LEHRER: I wanted to talk to you about the chaos you refer to in your work. Is this chaos an internal or external chaos?

WAPLINGTON: I am dyslexic and left handed, so everything is slightly chaotic with me. I’m drawn to the fringes of society, in the world in general, but especially in LA. Republican states have been sending all their homeless people on buses to California. I’ve been quite influenced by these very large tent cities that have been growing along the freeways, as you go down towards Long Beach. I’ve been hanging out there and vibeing off that a little bit. I’ve been thinking about how these things compare with the 1940s when people were moving from Oklahoma and Tennessee to California, and they were living in the LA River in tents instead. Somehow, it seems like America is in need of a New Deal again, as you were lucky enough to get with Roosevelt. There’s a strangulation of the economy right now. It doesn’t transpose itself directly into the work, but there’s a psycho-geographical feel to some of the paintings. 

LEHRER: It is an interesting time to live in the US. It feels like the US it at a huge crossroads. A good portion of the country wants to move forward – vote for Bernie Sanders, get universal free healthcare, raise the minimum wage. And then there’s this other half that is completely reactionary and places all the blame of minorities and immigrants.

WAPLINGTON: There’s a contradiction in the GOP point of view. They want to bring down the trade barriers that exist between America and the rest of the world, so there is a mobile free trade area. But then they want America to be separatist from the rest of the world and still have the higher stander of living. They don’t want to engage with the rest of the world; they want to use the rest of the world as a production facility. If they’re going to remove the trade barriers, they’re going to have to engage with everyone else. They can’t have it both ways, but they don’t really understand that. It’s interesting times, definitely. 

LEHRER: What feels more at peace for you in art? Is it photography or painting?

WAPLINGTON: I like doing both, I really do. Maybe as I get older, I might be out there taking pictures less than I am in the studio. But I’m still taking pictures all the time. I had this book a couple of years ago, the Patriarch’s Wardrobe, in which I combined photograph and painting. Now, I’m making a new body of work that includes some of the paintings in the show. I’m going to combine photos and paintings again. I might add text, too. I’m very much a solo worker. I don’t have a team of people working with me. Everything that’s made by me is really made by me.

LEHRER: I really loved the Brooklyn Museum exhibit you were featured in, ‘This Place.’ I included it an article for Forbes about the best exhibitions of the winter. I got a weird email about it from a publicist. I wrote something about it being political, and she said, “No, no, can you take that out? It’s not political.” I was thinking, “How can anything about the West Bank be not political?” I want to know what your take was on that experience, and if you think politics can be removed from a discussion about The West Bank.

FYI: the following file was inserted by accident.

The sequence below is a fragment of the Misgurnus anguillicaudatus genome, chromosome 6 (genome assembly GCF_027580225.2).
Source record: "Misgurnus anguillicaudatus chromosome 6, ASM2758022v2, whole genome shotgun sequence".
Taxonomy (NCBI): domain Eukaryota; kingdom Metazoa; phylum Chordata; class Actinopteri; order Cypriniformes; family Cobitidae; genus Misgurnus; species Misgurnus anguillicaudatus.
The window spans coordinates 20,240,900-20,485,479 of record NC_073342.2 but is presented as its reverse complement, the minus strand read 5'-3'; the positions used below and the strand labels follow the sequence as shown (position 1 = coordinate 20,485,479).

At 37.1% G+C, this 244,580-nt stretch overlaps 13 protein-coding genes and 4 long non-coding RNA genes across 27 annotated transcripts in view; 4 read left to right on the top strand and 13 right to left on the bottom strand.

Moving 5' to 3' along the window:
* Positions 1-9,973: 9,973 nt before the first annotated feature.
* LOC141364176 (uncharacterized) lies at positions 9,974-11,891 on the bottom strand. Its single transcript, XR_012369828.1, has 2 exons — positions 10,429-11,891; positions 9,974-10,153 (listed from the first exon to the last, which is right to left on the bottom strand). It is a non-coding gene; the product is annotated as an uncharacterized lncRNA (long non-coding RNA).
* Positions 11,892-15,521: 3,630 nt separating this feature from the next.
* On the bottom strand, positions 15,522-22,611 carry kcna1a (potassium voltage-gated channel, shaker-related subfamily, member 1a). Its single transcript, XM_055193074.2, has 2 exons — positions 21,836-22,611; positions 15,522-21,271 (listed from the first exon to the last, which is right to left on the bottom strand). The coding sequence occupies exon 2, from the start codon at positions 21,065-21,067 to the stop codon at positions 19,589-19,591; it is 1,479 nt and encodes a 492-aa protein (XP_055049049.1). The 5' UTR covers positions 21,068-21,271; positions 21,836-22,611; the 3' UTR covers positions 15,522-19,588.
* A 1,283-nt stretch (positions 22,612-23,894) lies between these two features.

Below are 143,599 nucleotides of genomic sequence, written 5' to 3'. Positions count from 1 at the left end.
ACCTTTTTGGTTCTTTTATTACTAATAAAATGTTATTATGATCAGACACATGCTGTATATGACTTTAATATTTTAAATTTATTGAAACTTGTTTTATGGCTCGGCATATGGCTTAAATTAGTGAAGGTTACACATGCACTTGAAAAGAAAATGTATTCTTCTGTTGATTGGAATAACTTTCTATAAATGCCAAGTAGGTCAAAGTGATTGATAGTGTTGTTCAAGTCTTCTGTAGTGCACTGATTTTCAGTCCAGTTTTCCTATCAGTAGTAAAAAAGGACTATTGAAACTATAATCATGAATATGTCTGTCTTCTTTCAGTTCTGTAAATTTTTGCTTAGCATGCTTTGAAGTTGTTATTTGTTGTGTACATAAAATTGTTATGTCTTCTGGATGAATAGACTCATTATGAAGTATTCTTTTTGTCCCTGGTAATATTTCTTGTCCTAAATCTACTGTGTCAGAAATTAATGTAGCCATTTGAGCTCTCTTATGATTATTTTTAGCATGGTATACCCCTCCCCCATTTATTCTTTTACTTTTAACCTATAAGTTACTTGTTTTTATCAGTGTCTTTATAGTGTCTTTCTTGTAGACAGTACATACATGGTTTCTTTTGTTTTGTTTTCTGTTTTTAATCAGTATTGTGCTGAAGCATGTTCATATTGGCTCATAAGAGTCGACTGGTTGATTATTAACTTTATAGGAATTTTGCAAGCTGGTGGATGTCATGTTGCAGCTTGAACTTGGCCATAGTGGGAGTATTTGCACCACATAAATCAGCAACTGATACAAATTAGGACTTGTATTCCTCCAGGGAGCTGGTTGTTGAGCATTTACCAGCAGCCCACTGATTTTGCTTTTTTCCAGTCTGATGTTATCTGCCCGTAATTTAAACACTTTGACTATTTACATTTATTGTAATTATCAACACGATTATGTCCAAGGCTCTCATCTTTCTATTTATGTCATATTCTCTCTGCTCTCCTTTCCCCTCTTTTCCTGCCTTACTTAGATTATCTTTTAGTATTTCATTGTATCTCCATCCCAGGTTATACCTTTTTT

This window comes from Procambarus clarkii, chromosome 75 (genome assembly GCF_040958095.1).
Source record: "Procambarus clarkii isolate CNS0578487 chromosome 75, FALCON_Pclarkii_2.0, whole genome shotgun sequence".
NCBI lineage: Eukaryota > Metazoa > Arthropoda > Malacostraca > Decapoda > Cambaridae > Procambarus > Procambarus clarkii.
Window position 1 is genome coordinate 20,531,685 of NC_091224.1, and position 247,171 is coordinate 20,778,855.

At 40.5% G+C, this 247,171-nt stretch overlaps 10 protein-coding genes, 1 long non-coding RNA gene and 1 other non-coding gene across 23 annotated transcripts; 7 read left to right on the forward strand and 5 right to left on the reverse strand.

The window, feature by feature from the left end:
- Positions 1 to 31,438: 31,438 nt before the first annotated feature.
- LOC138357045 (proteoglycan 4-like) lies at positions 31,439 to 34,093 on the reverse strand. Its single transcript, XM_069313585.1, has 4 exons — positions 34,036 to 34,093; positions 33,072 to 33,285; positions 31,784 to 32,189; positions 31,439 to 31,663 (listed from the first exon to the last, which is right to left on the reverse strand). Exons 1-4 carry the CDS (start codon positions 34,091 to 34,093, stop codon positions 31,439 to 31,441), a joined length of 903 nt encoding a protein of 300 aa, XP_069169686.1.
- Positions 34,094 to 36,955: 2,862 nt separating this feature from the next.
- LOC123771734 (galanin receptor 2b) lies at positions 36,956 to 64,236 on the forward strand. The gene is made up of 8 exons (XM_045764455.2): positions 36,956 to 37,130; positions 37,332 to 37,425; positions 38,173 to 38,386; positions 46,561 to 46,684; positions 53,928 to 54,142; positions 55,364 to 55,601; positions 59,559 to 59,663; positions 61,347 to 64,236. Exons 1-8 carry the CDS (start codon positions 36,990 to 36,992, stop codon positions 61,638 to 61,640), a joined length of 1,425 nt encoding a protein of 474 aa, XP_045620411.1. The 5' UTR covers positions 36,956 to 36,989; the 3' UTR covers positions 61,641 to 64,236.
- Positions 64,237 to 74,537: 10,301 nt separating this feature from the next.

WAPLINGTON: I don’t think politics can be removed, but I tried to make work that wasn’t dealing directly with politics. I wanted to make work that had connectivity and time to it. I wanted my work to be a catalyst for dialogue about the West Bank. I want to make work about Jews in the West Bank that wasn’t about conflict with the Palestinians. It was, “Here is the landscape. Here are the Jewish people. What do you think about that?” The sculptural element was adding the Palestinians into the equation in a hidden way. It reminded me of being in South Africa during apartheid, when they managed to hide black people away somehow. I know that it’s very contentious to compare the West Bank to South Africa, especially amongst Jewish people, but the parallels are there, unfortunately. I am Jewish, you know that?

LEHRER: Yeah, I’m Jewish too. I don’t think, from a moral standpoint, that I can totally condone the hiding of an entire group of people who have lived there forever.

WAPLINGTON: Yeah. It’s just not fair, this collective punishment. I really believe that it would be possible to make a kind of deal that was to everyone’s advantage. I think it’s really doable and possible. There’s this idea that the other group will just go away at some point. It’s ridiculous.

LEHRER: It’s insane to me that Bernie Sanders is our first Jewish presidential candidate. He just said that he would support a two-state deal, and he was called anti-Israel by every publication in the country.

WAPLINGTON: Yeah. Well, the West Bank is the biblical land of Israel. They’re not going to give it up. Let’s be honest about that. I think the two-state solution looks great on paper, but it seems impossible. It’s not going to be split, so it’s about finding a solution with both groups of people within one state, in my opinion.

LEHRER: It does seem like that. The optimist in me wants to think anything is possible, but I haven’t been there.

WAPLINGTON: 25% of the people in Israel are Arab. I just believe that if it’s one state, they might as well incorporate the West Bank, give everyone the vote, and have a constitution that gives people their rights. They can be called Israel and Palestine. Why not? We already have a country with two different populations. Half of Malaysia is Chinese and secular, whereas the other half is Muslim. And they make it work. I think if they do it, after a few years, they’ll be wondering what all the fuss as about.

LEHRER: Once peace is actually achieved, people start to realize, what was the fighting for? This is so much better.

WAPLINGTON: I believe it can be worked out. People think I’m crazy for believing that. 

Nick Waplington "A Display of Panic at a Moment of Absolute Certainty" will be on view at These Days LA until June 5, 2016. Text and interview by Adam Lehrer. Photographs by Flo Kohl. Follow Autre on Instagram: @AUTREMAGAZINE